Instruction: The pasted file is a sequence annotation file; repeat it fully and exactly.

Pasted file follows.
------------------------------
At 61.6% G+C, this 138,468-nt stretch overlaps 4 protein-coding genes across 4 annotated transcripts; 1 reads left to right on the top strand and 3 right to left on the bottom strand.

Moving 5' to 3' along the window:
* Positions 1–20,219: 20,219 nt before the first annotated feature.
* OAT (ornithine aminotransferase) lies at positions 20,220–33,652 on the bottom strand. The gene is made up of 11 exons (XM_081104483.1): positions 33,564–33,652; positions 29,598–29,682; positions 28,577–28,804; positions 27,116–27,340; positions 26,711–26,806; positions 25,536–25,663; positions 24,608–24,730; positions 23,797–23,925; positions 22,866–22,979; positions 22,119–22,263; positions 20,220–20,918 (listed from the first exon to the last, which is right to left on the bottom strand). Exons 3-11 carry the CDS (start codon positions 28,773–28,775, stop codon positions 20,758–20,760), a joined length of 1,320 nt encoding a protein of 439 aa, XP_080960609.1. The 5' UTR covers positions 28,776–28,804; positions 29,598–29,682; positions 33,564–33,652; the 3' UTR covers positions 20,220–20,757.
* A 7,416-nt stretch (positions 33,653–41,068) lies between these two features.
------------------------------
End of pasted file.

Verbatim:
At 61.6% G+C, this 138,468-nt stretch overlaps 4 protein-coding genes across 4 annotated transcripts; 1 reads left to right on the top strand and 3 right to left on the bottom strand.

Moving 5' to 3' along the window:
* Positions 1–20,219: 20,219 nt before the first annotated feature.
* OAT (ornithine aminotransferase) lies at positions 20,220–33,652 on the bottom strand. The gene is made up of 11 exons (XM_081104483.1): positions 33,564–33,652; positions 29,598–29,682; positions 28,577–28,804; positions 27,116–27,340; positions 26,711–26,806; positions 25,536–25,663; positions 24,608–24,730; positions 23,797–23,925; positions 22,866–22,979; positions 22,119–22,263; positions 20,220–20,918 (listed from the first exon to the last, which is right to left on the bottom strand). Exons 3-11 carry the CDS (start codon positions 28,773–28,775, stop codon positions 20,758–20,760), a joined length of 1,320 nt encoding a protein of 439 aa, XP_080960609.1. The 5' UTR covers positions 28,776–28,804; positions 29,598–29,682; positions 33,564–33,652; the 3' UTR covers positions 20,220–20,757.
* A 7,416-nt stretch (positions 33,653–41,068) lies between these two features.